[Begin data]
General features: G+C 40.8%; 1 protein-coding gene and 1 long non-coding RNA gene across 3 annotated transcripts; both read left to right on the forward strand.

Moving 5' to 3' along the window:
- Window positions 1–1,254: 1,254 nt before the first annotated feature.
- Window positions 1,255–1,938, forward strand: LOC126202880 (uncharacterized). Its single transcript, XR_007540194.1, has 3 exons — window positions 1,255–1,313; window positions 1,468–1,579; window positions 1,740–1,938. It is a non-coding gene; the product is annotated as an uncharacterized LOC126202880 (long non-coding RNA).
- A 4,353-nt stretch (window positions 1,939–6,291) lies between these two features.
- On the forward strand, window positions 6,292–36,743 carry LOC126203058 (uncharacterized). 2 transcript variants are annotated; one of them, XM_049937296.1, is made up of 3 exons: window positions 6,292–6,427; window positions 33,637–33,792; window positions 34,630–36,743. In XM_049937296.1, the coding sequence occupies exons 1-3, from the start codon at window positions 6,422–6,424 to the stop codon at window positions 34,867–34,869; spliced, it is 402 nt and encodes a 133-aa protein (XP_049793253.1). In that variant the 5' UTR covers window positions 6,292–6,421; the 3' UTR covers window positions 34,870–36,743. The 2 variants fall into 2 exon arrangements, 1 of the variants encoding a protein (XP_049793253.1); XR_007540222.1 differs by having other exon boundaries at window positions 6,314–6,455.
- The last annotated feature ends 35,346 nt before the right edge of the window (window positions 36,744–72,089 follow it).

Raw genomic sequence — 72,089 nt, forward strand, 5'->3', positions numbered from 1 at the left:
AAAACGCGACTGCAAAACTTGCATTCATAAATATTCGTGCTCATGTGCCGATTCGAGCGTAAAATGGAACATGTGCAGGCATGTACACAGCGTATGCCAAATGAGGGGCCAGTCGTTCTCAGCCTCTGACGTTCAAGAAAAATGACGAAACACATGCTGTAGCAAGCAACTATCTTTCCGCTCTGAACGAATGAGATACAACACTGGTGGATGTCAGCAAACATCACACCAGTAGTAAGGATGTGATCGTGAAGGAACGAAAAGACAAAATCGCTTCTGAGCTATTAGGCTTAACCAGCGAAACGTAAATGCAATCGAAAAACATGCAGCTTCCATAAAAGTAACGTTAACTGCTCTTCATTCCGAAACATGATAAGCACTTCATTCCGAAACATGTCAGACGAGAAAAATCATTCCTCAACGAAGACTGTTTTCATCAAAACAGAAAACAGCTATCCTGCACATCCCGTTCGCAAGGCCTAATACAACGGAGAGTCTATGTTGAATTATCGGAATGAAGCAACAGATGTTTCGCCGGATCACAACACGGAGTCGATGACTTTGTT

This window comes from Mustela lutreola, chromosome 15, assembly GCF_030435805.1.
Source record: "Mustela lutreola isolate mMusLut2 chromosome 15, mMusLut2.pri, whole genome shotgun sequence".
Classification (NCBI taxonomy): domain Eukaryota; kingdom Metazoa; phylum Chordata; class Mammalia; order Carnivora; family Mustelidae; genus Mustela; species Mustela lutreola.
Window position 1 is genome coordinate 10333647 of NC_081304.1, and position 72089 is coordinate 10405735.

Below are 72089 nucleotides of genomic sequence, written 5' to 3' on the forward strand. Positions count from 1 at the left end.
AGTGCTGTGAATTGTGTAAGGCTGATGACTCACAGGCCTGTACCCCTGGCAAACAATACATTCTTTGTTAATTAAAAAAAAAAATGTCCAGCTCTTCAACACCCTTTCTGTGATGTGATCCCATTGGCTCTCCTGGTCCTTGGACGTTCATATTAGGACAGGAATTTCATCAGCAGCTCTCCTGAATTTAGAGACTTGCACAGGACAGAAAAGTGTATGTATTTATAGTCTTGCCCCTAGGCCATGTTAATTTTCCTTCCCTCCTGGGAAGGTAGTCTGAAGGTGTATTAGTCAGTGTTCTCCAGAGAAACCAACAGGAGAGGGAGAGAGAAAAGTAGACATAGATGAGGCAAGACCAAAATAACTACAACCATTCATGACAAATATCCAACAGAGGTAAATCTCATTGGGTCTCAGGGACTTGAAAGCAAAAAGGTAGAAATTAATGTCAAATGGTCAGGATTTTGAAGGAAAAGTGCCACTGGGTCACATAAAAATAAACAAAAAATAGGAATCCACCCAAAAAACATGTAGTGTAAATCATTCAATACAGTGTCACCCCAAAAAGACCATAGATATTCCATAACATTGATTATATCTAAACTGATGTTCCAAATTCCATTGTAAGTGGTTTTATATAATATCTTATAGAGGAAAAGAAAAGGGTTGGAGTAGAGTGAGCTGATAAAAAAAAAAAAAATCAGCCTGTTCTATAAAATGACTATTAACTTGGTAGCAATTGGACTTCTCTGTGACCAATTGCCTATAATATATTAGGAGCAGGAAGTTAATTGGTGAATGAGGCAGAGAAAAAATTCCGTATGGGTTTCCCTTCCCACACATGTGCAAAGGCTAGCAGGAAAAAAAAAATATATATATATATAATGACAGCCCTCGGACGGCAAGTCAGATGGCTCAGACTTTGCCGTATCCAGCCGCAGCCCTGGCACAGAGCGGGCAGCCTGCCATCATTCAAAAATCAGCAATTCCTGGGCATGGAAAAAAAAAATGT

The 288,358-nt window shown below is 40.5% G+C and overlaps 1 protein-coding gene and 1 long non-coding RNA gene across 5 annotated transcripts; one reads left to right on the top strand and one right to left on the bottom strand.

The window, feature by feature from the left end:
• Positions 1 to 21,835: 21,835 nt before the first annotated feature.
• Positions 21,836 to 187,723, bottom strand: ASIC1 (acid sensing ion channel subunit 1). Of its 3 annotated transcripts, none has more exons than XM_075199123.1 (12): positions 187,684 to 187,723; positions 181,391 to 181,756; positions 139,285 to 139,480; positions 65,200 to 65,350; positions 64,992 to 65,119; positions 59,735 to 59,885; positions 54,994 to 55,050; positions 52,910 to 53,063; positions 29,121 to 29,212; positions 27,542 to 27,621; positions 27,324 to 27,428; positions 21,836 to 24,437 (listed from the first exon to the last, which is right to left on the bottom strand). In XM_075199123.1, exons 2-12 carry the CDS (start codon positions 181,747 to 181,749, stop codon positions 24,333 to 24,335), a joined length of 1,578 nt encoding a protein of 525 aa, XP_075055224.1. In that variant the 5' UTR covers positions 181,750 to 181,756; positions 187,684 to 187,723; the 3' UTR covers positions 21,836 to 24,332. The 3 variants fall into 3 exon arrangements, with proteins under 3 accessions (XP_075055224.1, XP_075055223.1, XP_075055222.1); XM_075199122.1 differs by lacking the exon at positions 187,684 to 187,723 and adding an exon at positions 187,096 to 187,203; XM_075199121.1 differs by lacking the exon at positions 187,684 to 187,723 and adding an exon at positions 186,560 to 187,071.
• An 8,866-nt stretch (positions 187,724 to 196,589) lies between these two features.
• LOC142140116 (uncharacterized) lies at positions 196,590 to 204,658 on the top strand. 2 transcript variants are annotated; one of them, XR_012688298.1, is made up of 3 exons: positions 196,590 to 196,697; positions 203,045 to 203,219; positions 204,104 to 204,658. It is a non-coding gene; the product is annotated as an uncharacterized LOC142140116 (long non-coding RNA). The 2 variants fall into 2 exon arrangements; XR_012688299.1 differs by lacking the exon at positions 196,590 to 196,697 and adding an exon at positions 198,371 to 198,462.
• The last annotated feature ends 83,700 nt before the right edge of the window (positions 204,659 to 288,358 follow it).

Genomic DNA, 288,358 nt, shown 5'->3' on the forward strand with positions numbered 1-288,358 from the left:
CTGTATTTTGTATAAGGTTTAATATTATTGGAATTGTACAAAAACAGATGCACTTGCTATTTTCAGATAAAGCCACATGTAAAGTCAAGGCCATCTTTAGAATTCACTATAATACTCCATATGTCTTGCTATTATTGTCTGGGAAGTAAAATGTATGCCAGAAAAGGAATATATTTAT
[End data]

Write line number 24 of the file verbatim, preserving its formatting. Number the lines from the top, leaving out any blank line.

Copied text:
CTGTATTTTGTATAAGGTTTAATATTATTGGAATTGTACAAAAACAGATGCACTTGCTATTTTCAGATAAAGCCACATGTAAAGTCAAGGCCATCTTTAGAATTCACTATAATACTCCATATGTCTTGCTATTATTGTCTGGGAAGTAAAATGTATGCCAGAAAAGGAATATATTTAT